In recent years, remarkably tight correlations have been observed between the properties of supermassive black holes (SMBHs) residing in galaxy cores and those of the host galaxies themselves (Magorrian et al. 1998; Gebhhardt et al. 2000; Häring and Rix 2004). A growing body of evidence seems to support the idea that feedback from active galactic nuclei (AGN) provides a natural link between these. While every galaxy can potentially host a SMBH, only a relatively small fraction of these are observed in an active state. AGN activity manifests itself through powerful outflows observable right across the electromagnetic spectrum.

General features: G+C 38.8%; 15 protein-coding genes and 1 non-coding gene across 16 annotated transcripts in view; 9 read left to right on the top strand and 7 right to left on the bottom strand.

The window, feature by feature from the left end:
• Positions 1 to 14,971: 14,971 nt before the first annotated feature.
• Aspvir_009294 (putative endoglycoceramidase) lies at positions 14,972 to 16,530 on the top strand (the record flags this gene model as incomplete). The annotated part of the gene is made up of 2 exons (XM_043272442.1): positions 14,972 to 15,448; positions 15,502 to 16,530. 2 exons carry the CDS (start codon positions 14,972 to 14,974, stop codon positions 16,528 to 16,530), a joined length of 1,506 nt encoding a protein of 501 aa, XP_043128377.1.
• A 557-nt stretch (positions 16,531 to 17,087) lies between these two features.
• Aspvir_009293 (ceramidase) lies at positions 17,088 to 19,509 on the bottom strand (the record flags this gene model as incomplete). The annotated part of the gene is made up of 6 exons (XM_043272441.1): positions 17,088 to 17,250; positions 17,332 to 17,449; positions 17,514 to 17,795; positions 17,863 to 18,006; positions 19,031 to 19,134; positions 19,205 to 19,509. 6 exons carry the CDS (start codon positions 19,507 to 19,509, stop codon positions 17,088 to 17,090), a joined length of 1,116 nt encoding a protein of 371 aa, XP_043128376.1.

The central black holes are powered by accretion of surrounding cold gas. The resultant outflows, in turn, affect the cold gas supply by heating and/or transporting this gas away from dense inner regions with short cooling times. It is for this reason that feedback from radio sources is particularly interesting. Despite only contributing around one per cent of the AGN bolometric luminosity, radio-loud AGNs can profoundly affect their surroundings through such mechanical feedback. One piece of observational evidence supporting this view comes from studies of X-ray clusters. In the absence of feedback, large amounts of cold gas are expected in dense cluster cores (due to short cooling times), however no such gas has been found. This well-known ‘cooling flow problem’ points to the need for a central, powerful heating source.